GGT/HDL-c ratio linked to the development of diabetes | Latest news for doctors, nurses and pharmacists

The ratio of gamma-glutamyl transferase (GGT) to high-density lipoprotein cholesterol (HDL-c) shares a positive, nonlinear relationship with incident diabetes, reports a recent Japanese study.

The researchers conducted a retrospective cohort analysis of 15,171 patients (mean age 43.69 years, 53.75% male), in whom the GGT/HDL-c ratio was determined by blood test after an overnight young. Incident diabetes was defined as blood glucose ≥ 7 mmol/L, glycated hemoglobin ≥ 6.5%, or self-reported diagnoses.

During a median follow-up of 64.9 months, 350 patients developed diabetes, an incidence rate of 3.77 per 1,000 person-years.

A multivariate analysis, fully adjusted for potential confounders, showed that each additional unit of GGT/HDL-c ratio resulted in a 1.3% increased risk of incident diabetes (relative risk [HR]1.013, 95% confidence interval [CI]1.002–1.024).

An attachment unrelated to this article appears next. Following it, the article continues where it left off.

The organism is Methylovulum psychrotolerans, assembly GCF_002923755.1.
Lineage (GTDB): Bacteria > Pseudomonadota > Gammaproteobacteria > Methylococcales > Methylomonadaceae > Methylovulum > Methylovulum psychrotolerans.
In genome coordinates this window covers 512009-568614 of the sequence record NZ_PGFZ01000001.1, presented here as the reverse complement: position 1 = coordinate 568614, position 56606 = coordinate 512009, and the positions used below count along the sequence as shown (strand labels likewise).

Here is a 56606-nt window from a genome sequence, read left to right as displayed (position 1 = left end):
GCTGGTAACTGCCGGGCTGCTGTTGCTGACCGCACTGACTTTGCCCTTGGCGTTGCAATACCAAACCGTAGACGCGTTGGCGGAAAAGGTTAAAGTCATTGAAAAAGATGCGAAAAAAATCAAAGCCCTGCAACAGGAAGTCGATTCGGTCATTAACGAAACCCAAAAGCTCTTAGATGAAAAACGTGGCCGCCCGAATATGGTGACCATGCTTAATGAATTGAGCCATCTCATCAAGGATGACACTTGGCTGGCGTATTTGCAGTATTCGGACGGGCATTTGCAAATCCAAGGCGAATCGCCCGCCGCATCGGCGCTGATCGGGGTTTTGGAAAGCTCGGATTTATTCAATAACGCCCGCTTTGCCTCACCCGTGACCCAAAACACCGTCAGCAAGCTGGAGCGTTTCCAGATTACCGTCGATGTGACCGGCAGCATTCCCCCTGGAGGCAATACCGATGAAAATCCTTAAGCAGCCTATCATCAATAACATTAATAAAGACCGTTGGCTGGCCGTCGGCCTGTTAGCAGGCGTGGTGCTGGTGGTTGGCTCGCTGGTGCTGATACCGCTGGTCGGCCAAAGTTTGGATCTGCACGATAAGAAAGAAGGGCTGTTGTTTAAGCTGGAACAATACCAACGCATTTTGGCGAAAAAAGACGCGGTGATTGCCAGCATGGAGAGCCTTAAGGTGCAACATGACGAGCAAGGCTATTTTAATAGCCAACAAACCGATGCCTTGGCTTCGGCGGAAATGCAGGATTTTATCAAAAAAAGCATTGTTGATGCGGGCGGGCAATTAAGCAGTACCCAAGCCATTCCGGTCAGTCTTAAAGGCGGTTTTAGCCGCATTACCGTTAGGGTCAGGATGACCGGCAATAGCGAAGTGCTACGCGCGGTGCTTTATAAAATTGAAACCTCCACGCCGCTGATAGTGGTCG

By applying a penalized spline method to the Cox proportional hazards regression model, the researchers also found that diabetes risk shared a nonlinear relationship with the log-transformed GGT/HDL-c ratio, with an inflection point at the ratio value 6.477.

HR estimates were 2.568 (95% CI, 1.157 to 5.699) and 1.012 (95% CI, 1.001 to 1.023) on the left and right sides of the inflection point, respectively.

“When the GGT/HDL-c ratio is less than 6.477, there is a significant positive association with the risk of diabetes. The result should provide a benchmark for clinical monitoring of the GGT/HDL-c ratio,” the researchers said.

“When the level of the GGT/HDL-c ratio is below the inflection point, lowering the level of the GGT/HDL-c ratio can significantly reduce the risk of developing diabetes in the future,” they added. .

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